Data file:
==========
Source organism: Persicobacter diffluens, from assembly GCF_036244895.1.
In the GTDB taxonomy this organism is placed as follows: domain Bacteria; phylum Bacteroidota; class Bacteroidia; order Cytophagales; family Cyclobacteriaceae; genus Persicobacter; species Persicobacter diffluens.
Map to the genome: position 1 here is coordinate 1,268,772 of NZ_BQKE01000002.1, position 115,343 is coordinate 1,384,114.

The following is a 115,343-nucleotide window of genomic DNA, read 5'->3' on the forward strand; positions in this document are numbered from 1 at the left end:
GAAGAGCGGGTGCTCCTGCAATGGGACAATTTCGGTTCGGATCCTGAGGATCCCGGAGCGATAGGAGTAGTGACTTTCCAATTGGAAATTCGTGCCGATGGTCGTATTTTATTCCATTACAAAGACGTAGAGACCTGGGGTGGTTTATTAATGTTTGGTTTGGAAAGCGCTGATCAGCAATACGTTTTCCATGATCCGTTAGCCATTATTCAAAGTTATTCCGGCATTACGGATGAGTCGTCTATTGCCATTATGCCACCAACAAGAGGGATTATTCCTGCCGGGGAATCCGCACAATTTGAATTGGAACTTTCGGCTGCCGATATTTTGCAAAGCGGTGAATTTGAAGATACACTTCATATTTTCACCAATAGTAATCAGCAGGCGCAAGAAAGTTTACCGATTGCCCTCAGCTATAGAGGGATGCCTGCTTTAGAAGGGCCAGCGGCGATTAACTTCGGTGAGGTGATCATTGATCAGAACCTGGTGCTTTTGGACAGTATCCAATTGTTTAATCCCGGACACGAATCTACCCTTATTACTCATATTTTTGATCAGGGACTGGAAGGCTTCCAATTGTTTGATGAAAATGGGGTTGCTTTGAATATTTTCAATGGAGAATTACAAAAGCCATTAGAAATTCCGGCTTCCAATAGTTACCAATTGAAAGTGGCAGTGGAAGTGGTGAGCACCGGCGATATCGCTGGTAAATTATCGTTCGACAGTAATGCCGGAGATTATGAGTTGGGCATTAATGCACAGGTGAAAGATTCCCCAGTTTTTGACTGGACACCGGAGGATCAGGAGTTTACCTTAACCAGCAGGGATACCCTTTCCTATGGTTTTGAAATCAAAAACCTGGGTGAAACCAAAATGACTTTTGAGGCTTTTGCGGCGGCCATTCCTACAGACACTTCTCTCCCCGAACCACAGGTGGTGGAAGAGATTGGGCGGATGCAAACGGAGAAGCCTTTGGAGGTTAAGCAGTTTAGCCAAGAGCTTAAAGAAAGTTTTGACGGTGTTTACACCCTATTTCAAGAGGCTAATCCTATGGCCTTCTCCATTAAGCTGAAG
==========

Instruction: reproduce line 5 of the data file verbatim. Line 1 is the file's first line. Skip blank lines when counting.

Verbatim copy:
GAAGAGCGGGTGCTCCTGCAATGGGACAATTTCGGTTCGGATCCTGAGGATCCCGGAGCGATAGGAGTAGTGACTTTCCAATTGGAAATTCGTGCCGATGGTCGTATTTTATTCCATTACAAAGACGTAGAGACCTGGGGTGGTTTATTAATGTTTGGTTTGGAAAGCGCTGATCAGCAATACGTTTTCCATGATCCGTTAGCCATTATTCAAAGTTATTCCGGCATTACGGATGAGTCGTCTATTGCCATTATGCCACCAACAAGAGGGATTATTCCTGCCGGGGAATCCGCACAATTTGAATTGGAACTTTCGGCTGCCGATATTTTGCAAAGCGGTGAATTTGAAGATACACTTCATATTTTCACCAATAGTAATCAGCAGGCGCAAGAAAGTTTACCGATTGCCCTCAGCTATAGAGGGATGCCTGCTTTAGAAGGGCCAGCGGCGATTAACTTCGGTGAGGTGATCATTGATCAGAACCTGGTGCTTTTGGACAGTATCCAATTGTTTAATCCCGGACACGAATCTACCCTTATTACTCATATTTTTGATCAGGGACTGGAAGGCTTCCAATTGTTTGATGAAAATGGGGTTGCTTTGAATATTTTCAATGGAGAATTACAAAAGCCATTAGAAATTCCGGCTTCCAATAGTTACCAATTGAAAGTGGCAGTGGAAGTGGTGAGCACCGGCGATATCGCTGGTAAATTATCGTTCGACAGTAATGCCGGAGATTATGAGTTGGGCATTAATGCACAGGTGAAAGATTCCCCAGTTTTTGACTGGACACCGGAGGATCAGGAGTTTACCTTAACCAGCAGGGATACCCTTTCCTATGGTTTTGAAATCAAAAACCTGGGTGAAACCAAAATGACTTTTGAGGCTTTTGCGGCGGCCATTCCTACAGACACTTCTCTCCCCGAACCACAGGTGGTGGAAGAGATTGGGCGGATGCAAACGGAGAAGCCTTTGGAGGTTAAGCAGTTTAGCCAAGAGCTTAAAGAAAGTTTTGACGGTGTTTACACCCTATTTCAAGAGGCTAATCCTATGGCCTTCTCCATTAAGCTGAAG